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There many massive databases in industry and science. There are also many ways that decision makers, scientists, and the public need to interact with these data sources. Wide ranging statistics and machine learning algorithms similarly need to query databases, sometimes millions of times for a single inference. With millions or billions of records (e.g. biotechnology databases, inventory management systems, astrophysics sky surveys, corporate sales information, science lab data repositories) this can be intractable using current algorithms. The Auton lab (at Carnegie Mellon University) and Schenley Park Research Inc. (a startup company), both jointly run by Andrew Moore and Jeff Schneider, are concerned with the fundamental computer science of making very advanced data analysis techniques computationally feasible for massive datasets.
Data Mining at CALDCMU: Tools, Experiences and Research Directions
, 1997
"... We describe the data mining problems and solutions that we have encountered in the Center for Automated Learning and Discovery (CALD) at CMU. Specifically, we describe these settings and their operational characteristics, describe our proposed solutions, list the performance results, and finally out ..."
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We describe the data mining problems and solutions that we have encountered in the Center for Automated Learning and Discovery (CALD) at CMU. Specifically, we describe these settings and their operational characteristics, describe our proposed solutions, list the performance results, and finally outline future research directions. 1 Introduction The Center for Automated Learning and Discovery (CALD) is a crossdisciplinary center at CMU, focusing on the research question "How can historical data be best used to improve future decisions?" Participants in CALD are drawn from diverse backgrounds, such as Computer Science (and specifically, Artificial Intelligence, Databases, Theory), Robotics, Statistics, Neurology, Philosophy, Engineering (Electrical, Civil, and Mechanical), Information Retrieval, and Language Processing. The Center involves industrial partners with challenging datamining problems. In this paper we describe some of these settings, recent research progress in our center...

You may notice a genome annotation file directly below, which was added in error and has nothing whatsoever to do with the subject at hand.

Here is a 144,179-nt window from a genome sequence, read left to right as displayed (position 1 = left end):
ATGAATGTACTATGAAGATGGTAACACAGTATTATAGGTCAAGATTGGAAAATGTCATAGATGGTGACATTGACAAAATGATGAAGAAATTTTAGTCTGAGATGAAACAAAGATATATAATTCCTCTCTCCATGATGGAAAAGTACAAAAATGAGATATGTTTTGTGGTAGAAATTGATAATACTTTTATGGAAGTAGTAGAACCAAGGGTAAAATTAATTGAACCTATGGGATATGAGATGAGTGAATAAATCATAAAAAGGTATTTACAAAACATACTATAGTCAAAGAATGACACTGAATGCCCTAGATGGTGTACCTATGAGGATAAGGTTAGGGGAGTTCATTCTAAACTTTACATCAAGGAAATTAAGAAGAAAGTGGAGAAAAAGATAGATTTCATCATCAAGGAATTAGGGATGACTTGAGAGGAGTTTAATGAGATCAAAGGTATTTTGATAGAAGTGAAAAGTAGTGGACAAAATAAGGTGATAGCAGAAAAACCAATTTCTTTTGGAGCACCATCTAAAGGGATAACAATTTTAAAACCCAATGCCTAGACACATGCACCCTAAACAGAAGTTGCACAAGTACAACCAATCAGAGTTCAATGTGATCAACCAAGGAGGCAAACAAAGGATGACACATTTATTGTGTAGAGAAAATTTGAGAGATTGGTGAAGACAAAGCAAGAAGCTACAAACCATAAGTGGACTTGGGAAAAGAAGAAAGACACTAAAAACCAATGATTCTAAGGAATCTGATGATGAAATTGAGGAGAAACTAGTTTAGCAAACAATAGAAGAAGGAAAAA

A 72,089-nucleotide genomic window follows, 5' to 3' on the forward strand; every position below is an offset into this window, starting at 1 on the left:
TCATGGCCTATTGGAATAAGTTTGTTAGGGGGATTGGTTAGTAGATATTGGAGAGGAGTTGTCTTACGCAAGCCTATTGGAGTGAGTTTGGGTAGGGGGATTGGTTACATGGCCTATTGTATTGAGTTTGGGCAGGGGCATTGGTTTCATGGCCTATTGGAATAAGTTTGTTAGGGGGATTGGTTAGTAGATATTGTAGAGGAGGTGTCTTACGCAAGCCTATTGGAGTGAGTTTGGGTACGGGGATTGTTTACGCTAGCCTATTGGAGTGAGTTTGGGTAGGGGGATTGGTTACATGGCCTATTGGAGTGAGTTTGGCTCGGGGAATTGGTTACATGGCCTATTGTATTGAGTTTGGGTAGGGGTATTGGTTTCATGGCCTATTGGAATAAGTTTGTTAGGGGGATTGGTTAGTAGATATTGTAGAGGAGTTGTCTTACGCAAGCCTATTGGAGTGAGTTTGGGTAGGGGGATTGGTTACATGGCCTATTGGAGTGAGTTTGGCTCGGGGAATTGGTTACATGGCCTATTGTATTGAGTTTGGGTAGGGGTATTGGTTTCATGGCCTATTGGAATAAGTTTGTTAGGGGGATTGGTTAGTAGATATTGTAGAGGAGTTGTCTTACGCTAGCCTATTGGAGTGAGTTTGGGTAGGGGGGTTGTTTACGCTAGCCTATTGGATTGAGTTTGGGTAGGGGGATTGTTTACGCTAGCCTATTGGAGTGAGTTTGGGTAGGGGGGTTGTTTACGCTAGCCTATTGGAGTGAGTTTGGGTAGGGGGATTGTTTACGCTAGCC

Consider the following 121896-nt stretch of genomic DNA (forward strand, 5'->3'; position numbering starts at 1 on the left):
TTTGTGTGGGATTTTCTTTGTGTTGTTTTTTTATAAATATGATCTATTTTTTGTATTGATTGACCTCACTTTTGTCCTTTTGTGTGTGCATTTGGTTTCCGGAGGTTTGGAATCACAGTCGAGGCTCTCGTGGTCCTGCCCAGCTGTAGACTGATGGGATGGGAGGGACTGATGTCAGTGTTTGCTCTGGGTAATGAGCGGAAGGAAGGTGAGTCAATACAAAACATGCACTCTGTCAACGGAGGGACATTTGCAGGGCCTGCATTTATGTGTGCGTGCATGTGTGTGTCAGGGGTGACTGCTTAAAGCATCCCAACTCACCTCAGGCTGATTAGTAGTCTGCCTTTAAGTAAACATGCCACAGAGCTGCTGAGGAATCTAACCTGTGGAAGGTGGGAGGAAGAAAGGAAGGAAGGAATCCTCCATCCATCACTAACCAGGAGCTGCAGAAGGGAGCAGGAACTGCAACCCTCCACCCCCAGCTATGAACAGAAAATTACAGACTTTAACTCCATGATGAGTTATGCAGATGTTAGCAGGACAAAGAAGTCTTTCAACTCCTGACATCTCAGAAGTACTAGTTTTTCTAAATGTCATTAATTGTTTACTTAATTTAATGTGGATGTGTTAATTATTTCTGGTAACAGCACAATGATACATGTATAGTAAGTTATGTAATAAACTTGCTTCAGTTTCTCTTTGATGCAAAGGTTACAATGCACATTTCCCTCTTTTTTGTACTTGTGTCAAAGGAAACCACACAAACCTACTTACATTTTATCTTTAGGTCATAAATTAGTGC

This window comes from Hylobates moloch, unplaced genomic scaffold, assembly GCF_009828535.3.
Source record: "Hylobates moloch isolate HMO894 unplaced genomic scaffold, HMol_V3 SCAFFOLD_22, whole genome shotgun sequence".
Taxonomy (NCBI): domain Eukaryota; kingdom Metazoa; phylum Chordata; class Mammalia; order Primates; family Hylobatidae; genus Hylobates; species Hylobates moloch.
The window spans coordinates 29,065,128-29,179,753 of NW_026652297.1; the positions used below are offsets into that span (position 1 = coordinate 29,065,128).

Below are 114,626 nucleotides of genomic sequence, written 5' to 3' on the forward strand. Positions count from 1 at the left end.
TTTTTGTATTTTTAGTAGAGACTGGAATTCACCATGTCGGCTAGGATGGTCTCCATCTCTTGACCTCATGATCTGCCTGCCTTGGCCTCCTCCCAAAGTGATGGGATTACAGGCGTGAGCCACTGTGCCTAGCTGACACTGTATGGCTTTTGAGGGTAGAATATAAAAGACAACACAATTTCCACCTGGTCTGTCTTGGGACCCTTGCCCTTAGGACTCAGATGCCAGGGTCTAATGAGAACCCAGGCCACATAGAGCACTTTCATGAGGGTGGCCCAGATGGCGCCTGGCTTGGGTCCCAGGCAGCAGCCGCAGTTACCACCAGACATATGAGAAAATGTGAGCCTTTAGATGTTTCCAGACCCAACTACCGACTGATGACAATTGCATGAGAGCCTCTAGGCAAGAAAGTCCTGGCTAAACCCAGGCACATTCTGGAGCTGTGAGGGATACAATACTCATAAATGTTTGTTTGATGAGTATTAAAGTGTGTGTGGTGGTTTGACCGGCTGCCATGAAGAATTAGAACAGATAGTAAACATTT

Published In Knowledge Discovery from Databases (KDD '99),. Accelerating Exact kmeans Algorithms with Geometric Reasoning
, 1999
"... We present new algorithms for the kmeans clustering problem. They use the kdtree data structure to reduce the large number of nearestneighbor queries issued by the traditional algorithm. Sucient statistics are stored in the nodes of the kdtree. Then, an analysis of the geometry of the current cl ..."
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We present new algorithms for the kmeans clustering problem. They use the kdtree data structure to reduce the large number of nearestneighbor queries issued by the traditional algorithm. Sucient statistics are stored in the nodes of the kdtree. Then, an analysis of the geometry of the current cluster centers results in great reduction of the work needed to update the centers. Our algorithms behave exactly as the traditional kmeans algorithm. Proofs of correctness are included. The kdtree can also be used to initialize the kmeans starting centers eciently. Our algorithms can be easily extended to provide fast ways of computing the error of a given cluster assignment, regardless of the method in which those clusters were obtained. We also show how to use them in a setting which allows approximate clustering results, with the benet of running faster. We have implemented and tested our algorithms on both real and simulated data. Results show a speedup factor of up to 170 on real astrophysical data, and superiority over the naive algorithm on simulated data in up to 5 dimensions. Our algorithms scale well with respect to the number of points and number of centers, allowing for clustering with tens of thousands of centers. 1 1